Theralase shows how PDT can destroy cancer, bacteria, viruses, and fat cells

February 28, 2008, Toronto, Ont., Canada--Theralase Technologies, a developer, manufacturer and distributor of therapeutic medical laser systems, has achieved positive research and development results in the destruction of individual cancer cell lines.

February 28, 2008, Toronto, Ont., Canada--Theralase Technologies, a developer, manufacturer and distributor of therapeutic medical laser systems, has achieved positive research and development results in the destruction of individual cancer cell lines. This research is aimed at combining patented photodynamic compounds (PDCs), under exclusive worldwide license to Theralase, with the company's patented bio-feedback laser technology for the selective destruction of cancers, bacteria, viruses, and fat cells.

Theralase, in conjunction with University Health Network, Virginia Tech and with financial support from the Ontario Centres of Excellence's Centre for Photonics, commenced a project in July 2007 focused on assessing the therapeutic potential of various PDCs in combination with the company's patented laser technology. The TLC-3000 project involves progressive assessment of the destruction of cancerous cells in: individual cancer cell lines, small animals, large animals and humans.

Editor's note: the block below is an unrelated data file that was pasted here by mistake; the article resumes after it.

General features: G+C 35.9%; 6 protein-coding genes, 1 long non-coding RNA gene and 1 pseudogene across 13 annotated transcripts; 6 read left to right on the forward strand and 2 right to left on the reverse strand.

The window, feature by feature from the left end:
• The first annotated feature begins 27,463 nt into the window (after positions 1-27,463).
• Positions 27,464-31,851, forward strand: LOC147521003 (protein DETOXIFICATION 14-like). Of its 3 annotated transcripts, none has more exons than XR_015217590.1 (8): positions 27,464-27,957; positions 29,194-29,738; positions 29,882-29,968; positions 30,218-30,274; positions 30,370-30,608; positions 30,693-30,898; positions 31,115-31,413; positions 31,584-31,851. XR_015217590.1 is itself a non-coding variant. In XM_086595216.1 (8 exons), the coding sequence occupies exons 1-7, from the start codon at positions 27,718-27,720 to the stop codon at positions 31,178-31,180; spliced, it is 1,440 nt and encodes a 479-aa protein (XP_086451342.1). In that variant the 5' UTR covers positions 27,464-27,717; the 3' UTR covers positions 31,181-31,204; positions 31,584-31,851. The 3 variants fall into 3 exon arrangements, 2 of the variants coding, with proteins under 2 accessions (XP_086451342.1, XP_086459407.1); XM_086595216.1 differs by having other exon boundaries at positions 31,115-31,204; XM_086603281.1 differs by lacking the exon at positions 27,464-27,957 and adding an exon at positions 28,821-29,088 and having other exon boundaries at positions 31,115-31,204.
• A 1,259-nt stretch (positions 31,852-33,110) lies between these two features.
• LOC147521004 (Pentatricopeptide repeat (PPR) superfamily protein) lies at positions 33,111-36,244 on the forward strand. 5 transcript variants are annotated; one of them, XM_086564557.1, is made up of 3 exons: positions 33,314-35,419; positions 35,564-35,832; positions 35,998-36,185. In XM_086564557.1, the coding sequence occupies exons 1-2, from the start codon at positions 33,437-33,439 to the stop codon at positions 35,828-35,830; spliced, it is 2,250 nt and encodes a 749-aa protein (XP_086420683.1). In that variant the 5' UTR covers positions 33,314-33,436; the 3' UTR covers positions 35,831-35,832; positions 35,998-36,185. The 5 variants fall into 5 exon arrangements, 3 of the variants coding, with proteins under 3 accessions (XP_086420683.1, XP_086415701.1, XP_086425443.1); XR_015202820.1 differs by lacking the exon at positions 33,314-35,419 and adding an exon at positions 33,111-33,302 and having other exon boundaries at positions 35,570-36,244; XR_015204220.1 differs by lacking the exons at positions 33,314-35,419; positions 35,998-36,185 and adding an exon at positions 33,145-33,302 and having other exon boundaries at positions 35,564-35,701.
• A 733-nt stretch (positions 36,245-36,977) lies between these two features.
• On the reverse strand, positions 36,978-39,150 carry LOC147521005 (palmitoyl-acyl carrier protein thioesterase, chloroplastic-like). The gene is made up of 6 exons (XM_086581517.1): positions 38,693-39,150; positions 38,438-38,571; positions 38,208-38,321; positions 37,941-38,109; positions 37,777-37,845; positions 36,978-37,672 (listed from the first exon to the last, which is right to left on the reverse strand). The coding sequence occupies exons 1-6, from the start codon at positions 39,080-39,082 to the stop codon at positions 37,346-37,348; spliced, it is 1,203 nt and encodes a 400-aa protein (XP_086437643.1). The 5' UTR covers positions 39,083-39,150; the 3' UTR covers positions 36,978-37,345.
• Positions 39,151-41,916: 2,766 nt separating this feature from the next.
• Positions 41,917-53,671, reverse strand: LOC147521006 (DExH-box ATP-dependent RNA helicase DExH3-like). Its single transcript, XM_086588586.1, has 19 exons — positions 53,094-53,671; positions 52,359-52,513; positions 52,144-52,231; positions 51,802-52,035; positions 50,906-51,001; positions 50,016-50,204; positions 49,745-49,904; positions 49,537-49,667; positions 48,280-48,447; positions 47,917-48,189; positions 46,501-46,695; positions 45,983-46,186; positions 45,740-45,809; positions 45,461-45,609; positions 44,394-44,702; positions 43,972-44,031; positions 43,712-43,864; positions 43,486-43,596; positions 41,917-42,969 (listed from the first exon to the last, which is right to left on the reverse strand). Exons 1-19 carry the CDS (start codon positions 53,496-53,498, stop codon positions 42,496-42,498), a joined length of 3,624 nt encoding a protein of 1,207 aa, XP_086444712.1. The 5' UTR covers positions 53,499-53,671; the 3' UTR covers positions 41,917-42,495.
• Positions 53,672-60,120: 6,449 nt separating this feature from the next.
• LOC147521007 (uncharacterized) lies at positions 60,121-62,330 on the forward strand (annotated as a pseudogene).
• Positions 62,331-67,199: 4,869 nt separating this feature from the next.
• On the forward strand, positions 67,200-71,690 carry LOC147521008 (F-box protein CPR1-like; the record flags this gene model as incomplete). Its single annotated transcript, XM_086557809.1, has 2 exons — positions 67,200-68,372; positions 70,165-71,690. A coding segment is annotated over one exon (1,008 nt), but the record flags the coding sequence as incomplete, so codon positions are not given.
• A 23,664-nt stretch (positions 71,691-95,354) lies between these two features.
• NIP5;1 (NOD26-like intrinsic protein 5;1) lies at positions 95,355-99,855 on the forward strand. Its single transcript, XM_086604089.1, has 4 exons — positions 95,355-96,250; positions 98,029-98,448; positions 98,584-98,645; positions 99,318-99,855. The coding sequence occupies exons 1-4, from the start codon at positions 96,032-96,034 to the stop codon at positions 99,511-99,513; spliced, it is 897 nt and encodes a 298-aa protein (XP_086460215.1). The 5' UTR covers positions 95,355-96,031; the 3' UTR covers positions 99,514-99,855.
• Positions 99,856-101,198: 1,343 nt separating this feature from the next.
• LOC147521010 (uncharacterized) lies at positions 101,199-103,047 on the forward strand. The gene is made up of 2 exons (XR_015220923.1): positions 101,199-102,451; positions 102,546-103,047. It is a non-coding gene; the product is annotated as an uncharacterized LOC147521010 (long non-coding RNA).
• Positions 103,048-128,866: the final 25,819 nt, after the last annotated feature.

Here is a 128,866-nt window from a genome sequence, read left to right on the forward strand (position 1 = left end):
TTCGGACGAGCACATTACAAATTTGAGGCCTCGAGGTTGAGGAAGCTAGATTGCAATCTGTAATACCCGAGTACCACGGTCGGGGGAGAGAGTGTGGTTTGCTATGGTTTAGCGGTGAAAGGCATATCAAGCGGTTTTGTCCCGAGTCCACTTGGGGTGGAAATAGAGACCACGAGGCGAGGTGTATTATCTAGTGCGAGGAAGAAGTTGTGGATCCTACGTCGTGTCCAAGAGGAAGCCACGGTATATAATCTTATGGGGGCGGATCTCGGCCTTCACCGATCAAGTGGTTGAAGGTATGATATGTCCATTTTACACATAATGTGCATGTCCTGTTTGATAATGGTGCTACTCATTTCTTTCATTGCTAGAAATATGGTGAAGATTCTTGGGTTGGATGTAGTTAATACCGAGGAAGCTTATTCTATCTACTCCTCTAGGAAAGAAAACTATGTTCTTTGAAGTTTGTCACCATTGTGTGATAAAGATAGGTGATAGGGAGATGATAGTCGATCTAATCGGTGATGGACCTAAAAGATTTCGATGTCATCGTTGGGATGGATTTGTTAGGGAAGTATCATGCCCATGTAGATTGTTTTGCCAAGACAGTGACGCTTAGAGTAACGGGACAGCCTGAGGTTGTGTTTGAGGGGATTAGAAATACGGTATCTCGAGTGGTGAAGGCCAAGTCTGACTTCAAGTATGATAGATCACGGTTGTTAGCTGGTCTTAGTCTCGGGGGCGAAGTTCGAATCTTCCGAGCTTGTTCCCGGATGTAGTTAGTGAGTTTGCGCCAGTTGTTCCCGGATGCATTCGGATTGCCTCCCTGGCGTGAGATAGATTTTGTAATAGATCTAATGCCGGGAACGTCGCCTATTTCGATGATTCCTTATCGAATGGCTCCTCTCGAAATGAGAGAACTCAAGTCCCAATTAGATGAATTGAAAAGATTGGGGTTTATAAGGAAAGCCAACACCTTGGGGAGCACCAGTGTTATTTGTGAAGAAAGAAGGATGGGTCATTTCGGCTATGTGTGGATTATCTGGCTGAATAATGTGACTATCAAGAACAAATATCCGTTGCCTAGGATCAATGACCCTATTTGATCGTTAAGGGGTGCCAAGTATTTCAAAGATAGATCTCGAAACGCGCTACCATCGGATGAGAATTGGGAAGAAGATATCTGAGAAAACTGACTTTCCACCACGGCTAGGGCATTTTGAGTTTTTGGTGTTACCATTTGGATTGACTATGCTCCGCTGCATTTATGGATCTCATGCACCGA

"Theralase is pleased to achieve the first milestone in our PDC project aimed at combining the power of PDCs with our laser technology in the destruction of cancerous cells," said Roger Dumoulin-White, President and CEO of Theralase. "We expect to release the final results in a publication or scientific symposium in the next few months."

Independent laboratory research has now confirmed significant efficacy of all three PDCs, under assessment, in successfully killing brain cancer and colon cancer cell lines. The PDCs employed in the trials have proven the ability to selectively target cancerous cells over cells derived from healthy tissue. Additional cancer cell lines and various bacterial species will be evaluated in the next stage of the project to determine cell kill by the PDCs.

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